Sasha paused at the door to the terrace. “But shouldn’t Kennet know what’s going on? Who else around here does he think is going to understand any of this?”

“Exactly,” Zuri nodded. “But we need to remember that as far as the Alliance is concerned, our guys are just a bunch of soldiers. Following orders is what they do.” She grimaced, raised the small silver blaster to the target as it materialized. “What they were created to do.”

Zuri’s words echoed in Sasha’s ears hours later.

Hard to think that although the starmen were strange, powerful beings when it came to the technology-starved inhabitants of Crucible, to the rest of the Alliance, they were nothing more than soldiers.



Weapons of war to be tinkered with, adjusted as needed.

The idea left a bitter taste in her mouth.

She stepped into the elevator and tapped the bracelet on her wrist.

“Take me someplace new, please,” she asked the empty air.

The delicate filigree decorating the door slid shut.

“Yes, Lady Sasha.”

“I’ve told you before, stop calling me lady.”

“Yes, Lady Sasha.”

She rolled her eyes, but there was no point arguing with Ship. The spirits that ran Ship were more polite than their more mobile avatar, Coracle, but just as stubborn.

She looked at the dimly lit wood-paneled corridor that appeared as the filigree opened.

Through the weeks since she had been brought here, she’d spent the nights exploring rather than sleeping.

Sleep had far too many dreams.

And here, where every corridor looked the same, she continually discovered new surprises.

Three nights ago, Ship had brought her to a vast warehouse filled with metal carts of all types. The airsleds she’d seen the warriors use and more, stretching out into the darkness, filled with more frightening, alien things.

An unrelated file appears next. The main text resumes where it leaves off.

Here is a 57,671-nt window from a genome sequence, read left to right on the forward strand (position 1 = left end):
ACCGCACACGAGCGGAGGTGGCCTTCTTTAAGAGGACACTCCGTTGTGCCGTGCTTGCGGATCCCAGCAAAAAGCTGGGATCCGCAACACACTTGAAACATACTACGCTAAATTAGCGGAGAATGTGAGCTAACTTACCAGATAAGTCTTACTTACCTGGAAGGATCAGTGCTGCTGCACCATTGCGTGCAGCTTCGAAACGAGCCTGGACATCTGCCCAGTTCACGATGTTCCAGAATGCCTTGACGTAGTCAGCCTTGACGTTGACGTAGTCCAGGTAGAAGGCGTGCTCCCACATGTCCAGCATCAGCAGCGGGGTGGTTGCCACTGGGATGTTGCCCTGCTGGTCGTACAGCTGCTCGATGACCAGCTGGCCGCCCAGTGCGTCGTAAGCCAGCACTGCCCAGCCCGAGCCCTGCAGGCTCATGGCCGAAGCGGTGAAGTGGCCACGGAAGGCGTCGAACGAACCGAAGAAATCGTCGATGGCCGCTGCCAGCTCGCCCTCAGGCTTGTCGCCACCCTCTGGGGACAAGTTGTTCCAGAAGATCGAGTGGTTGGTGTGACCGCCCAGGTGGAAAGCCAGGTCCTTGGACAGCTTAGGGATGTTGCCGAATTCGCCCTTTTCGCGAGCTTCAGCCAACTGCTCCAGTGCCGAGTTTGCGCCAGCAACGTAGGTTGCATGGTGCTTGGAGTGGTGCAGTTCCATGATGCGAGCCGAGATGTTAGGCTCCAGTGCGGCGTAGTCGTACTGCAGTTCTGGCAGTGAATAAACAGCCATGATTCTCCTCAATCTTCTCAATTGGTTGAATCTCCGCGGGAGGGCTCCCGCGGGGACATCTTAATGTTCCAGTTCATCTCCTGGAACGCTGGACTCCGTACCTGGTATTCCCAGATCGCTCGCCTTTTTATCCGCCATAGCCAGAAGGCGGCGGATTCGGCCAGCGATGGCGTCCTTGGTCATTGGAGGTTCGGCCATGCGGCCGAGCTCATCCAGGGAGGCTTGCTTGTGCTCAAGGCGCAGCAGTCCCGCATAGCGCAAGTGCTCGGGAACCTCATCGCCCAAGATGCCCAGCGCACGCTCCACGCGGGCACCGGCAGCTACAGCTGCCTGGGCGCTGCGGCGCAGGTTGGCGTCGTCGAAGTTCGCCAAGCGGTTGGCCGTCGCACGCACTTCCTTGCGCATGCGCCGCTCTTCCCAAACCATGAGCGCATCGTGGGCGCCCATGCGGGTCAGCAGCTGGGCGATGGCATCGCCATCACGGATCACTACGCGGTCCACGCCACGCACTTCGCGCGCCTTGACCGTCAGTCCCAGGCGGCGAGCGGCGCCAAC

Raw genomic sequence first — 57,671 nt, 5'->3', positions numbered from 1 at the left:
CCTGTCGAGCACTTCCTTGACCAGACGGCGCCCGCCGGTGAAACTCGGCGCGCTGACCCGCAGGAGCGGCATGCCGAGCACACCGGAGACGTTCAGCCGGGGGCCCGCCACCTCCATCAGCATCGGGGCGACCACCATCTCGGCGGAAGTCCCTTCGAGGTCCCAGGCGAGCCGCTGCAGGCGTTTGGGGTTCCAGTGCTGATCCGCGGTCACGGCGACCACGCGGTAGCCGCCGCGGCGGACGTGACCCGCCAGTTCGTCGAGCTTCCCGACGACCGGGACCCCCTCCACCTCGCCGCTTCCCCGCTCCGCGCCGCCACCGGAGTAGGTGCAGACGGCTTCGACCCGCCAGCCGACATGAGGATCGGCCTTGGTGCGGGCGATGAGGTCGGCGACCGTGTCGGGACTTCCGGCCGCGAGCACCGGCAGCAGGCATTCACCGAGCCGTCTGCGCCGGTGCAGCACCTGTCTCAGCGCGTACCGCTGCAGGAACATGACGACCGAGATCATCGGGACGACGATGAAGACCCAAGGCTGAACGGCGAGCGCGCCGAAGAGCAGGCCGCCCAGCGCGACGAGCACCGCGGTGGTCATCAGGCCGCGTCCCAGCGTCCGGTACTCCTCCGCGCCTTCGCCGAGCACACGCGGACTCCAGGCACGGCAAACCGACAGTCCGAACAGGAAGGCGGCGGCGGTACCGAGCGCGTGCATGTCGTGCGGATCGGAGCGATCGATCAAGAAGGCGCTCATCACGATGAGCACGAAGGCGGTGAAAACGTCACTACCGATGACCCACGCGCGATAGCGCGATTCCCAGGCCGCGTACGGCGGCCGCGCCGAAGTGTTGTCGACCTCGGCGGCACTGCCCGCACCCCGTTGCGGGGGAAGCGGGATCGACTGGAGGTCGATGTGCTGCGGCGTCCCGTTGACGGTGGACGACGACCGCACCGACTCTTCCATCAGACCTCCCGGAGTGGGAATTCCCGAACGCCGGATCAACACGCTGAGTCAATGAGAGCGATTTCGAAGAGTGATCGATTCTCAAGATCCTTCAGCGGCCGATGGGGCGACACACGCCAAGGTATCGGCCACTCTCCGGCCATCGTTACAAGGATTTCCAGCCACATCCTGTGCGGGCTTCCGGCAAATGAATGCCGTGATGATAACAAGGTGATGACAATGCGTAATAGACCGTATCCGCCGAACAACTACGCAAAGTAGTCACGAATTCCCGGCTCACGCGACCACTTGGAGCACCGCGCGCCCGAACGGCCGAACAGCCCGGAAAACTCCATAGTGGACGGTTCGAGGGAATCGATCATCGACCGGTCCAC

She wondered what she would find here.

A strange humming sound echoed down the corridor, drawing her closer.

The whirr of machinery and soft beeps punctuated the drone.

And then a voice.

“Tell me what you remember,” it demanded angrily.

No answer came other than a low groan of pain.

“Tell me!”

“The fire…”

Sasha froze.

That was Merren.

She should stop, go back, go to her room, try to sleep, and explore somewhere else.

Whatever was wrong with him, whatever had been done to him when he was a prisoner, this was personal.

“Fine, we’ll just have to go deeper.”

That other voice must be Sonoda.

And while it was possible that all people of his species just sounded that way, to her it seemed like there was menace coiled within his words.

Maybe she was jumping to conclusions, but she didn’t think so.

A sharp zap cracked through the air and Merren gasped.

Slowly, Sasha moved closer.

Whatever this treatment was, she was sure she didn’t approve.

This didn’t sound like someone here to help Merren.

This sounded far too much like the cries of Braydon’s victims, tortured and tormented as he pried through their minds, digging to find out what made their Gifts work.

She was almost at the door when she stopped again.

How could she be sure that whatever was going on was wrong?

What if she was just overlaying her memories of the past, those years in the cages, onto something that was perfectly normal?

Another crack cut through the air.

Merren began to scream.

That was it.

Normal or not, this was going to stop.